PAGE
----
Golfing history is not high on the list of favored subjects for
most Americans. Moreover, yet another painful recitation of the darker
side of American history involving race relations is about as welcome
to most people as a politician’s confession that taxes are going up. To
his consummate credit, Calvin Sinnette succeeds not only in telling a
story that needs to be told, but does so without rancor and with a
style and grace that bespeaks his own love of the game of golf.
Forbidden Fairways: African Americans and the Game of Golf is
essential reading for those who truly love the game. For African
Americans especially, it chronicles the pioneers who struggled against
great odds just to find a way to play the game. Men such as Dr. George
Grant, Walter Speedy, John Skippem, Joseph Bartholomew, and Dewey Brown
are revealed not only as groundbreakers, but also as athletes who could
play golf at the highest levels of competency. It is of note that most
of their achievements were accomplished under a shroud of obscurity.
After reading this book, I confess that I will hereafter begin each
round of golf with a slight, hidden sense of pride that everyone tees
up on a device first submitted for patent by Dr. Grant. Also, as I have
the opportunity to play various golf courses which inspire a sense of
awe in me because of the architect’s skill and accomplishment, I will
undergo a similar feeling of pride when I think of the wonderful
courses designed by Bartholomew during the 1930s and 1940s.
Sinnette had to overcome the formidable problems of finding
information about African American golfers despite the omission of
reports on their activities by almost all of the nation’s major
newspapers and sports publications. He relied, therefore, on Black
newspapers and publications produced by African American organizations.
He also managed to collect information from various local and regional
minority golf organizations.
The subject of the African American caddie is handled with a
sensitive touch and appropriate candor. The position of caddie is
vitally significant historically because it is the main channel through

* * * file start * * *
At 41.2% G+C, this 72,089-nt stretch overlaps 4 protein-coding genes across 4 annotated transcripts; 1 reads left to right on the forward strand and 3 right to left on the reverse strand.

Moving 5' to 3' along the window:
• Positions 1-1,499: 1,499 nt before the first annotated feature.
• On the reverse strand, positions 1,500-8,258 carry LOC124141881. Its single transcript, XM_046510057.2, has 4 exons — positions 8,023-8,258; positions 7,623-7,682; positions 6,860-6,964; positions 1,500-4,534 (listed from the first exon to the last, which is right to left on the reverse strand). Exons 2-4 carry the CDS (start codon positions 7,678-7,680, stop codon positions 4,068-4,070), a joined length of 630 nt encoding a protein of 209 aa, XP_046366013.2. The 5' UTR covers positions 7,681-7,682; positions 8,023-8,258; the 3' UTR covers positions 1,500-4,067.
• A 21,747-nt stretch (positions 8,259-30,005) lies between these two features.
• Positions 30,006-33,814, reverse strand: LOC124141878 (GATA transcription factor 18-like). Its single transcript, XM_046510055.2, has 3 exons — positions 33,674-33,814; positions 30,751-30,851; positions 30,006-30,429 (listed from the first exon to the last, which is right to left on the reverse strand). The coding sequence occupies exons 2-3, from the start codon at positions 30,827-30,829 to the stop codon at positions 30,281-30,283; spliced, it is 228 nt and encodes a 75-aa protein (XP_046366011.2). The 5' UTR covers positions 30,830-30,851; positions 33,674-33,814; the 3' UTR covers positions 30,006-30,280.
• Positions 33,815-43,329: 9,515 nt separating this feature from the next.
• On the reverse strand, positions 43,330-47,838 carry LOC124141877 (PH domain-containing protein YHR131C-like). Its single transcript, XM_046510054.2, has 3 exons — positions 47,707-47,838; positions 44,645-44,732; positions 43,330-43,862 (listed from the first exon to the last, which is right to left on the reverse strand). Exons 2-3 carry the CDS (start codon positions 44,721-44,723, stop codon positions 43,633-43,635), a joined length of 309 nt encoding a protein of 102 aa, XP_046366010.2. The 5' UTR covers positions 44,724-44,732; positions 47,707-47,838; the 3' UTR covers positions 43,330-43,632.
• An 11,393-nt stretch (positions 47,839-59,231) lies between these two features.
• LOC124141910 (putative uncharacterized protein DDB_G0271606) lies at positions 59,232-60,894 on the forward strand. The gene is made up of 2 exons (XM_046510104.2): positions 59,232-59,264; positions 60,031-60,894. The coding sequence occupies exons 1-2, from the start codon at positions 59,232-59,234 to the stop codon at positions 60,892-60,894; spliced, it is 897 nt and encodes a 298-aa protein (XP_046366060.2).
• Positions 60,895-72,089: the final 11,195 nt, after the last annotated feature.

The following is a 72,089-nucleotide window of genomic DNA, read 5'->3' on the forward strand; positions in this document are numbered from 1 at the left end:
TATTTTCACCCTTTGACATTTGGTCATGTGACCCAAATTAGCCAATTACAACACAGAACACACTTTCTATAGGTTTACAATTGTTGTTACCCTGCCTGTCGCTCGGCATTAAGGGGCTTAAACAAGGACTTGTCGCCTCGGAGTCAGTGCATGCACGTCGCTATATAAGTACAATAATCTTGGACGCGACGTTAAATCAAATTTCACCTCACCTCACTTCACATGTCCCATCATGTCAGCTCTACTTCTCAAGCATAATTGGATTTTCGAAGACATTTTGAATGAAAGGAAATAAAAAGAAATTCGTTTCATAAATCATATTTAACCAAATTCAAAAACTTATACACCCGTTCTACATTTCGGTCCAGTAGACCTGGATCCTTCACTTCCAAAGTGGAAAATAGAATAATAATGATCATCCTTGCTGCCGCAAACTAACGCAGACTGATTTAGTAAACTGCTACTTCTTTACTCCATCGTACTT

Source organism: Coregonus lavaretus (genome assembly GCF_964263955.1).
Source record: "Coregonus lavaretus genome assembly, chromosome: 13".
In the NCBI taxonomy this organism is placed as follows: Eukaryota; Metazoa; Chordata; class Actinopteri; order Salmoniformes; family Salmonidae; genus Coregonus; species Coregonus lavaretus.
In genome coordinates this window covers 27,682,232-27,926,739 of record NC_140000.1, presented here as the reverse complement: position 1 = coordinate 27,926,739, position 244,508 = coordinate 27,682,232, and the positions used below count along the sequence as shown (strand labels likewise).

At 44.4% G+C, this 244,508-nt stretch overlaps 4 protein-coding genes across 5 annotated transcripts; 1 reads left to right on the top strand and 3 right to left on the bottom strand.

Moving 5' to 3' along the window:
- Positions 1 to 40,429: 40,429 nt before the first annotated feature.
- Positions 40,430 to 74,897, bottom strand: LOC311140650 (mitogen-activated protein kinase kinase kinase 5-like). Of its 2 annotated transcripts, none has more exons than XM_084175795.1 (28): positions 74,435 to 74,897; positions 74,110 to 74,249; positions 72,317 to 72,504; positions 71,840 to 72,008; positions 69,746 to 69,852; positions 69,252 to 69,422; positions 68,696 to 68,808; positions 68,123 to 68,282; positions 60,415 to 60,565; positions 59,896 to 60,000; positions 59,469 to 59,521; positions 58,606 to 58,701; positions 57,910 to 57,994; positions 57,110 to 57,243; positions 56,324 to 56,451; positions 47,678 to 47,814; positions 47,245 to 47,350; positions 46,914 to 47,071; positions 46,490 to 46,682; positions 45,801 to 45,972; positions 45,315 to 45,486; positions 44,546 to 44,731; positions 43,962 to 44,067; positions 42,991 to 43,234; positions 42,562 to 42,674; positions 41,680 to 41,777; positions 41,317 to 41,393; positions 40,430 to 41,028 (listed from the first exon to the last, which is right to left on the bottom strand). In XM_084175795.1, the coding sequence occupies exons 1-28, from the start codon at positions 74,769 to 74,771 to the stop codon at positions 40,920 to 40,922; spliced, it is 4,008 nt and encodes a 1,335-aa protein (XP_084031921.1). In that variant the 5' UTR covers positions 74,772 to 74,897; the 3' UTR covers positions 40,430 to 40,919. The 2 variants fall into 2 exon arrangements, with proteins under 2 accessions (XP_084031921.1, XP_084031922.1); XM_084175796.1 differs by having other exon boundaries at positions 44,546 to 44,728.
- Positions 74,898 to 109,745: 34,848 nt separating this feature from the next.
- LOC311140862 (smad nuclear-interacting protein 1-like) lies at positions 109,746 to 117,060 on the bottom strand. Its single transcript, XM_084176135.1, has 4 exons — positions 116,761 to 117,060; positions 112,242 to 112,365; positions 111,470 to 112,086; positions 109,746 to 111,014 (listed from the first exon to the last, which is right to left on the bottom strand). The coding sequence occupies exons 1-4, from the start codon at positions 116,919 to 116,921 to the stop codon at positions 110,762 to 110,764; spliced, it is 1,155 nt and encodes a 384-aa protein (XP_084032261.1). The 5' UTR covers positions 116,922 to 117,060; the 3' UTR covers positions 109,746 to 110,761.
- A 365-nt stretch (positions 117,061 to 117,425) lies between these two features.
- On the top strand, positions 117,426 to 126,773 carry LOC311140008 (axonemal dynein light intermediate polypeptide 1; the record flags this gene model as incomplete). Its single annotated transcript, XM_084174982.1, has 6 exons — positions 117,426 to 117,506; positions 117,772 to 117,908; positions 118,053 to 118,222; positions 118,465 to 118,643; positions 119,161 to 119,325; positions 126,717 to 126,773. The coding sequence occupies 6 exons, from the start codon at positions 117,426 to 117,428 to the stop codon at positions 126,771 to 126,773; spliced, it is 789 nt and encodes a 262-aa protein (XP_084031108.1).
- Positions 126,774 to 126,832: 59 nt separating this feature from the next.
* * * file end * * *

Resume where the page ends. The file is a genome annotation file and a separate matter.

which Black golfers were introduced to the game. By portraying as
examples some of the more well-known African American golfers whose
careers began as caddies, Sinnette appropriately spotlights the role of
The book points out the little known contribution African American
celebrities from other sports — such as boxer Joe Louis, tennis
champion Althea Gibson, baseball player Jackie Robinson, and football
player Jim Brown — made to the advancement of African American golfers.
Also mentioned are the efforts of a number of White professional
golfers whose support was an important factor in getting more African
Americans through the clubhouse doors and onto the courses as players.
The chapter entitled “The Struggle within the Struggle” brings to
light the achievements of such talented women as Ann Gregory, and
reminds us that golf talent can arise from the most unlikely places.
Finally, the author pays homage to the recent and current African
American golfing talent. He mentions some of today’s stars, including
Charlie Sifford, Pete Brown, Lee Elder, Calvin Peete, Jim Thorpe,
Charles Owens, Jim Dent, Walter Morgan, and Bobby Stroble. And, of
course, as a capstone, he mentions Tiger Woods, about whom the story is
I commend Sinnette for bringing to our attention a part of American
sports history that is, by his own declaration, an opening chapter in a
book yet to be written. What is to be done about the democratization of
golf? How are we to reconcile the need to encourage more young people
to take up the game, yet retain those elements that historically have
been associated with wealth, privilege, and exclusivity? These and
other troubling questions are raised in this sparkling little book.
COPYRIGHT 1998 Cox, Matthews & Associates
© Copyright 2005 by DiverseEducation.com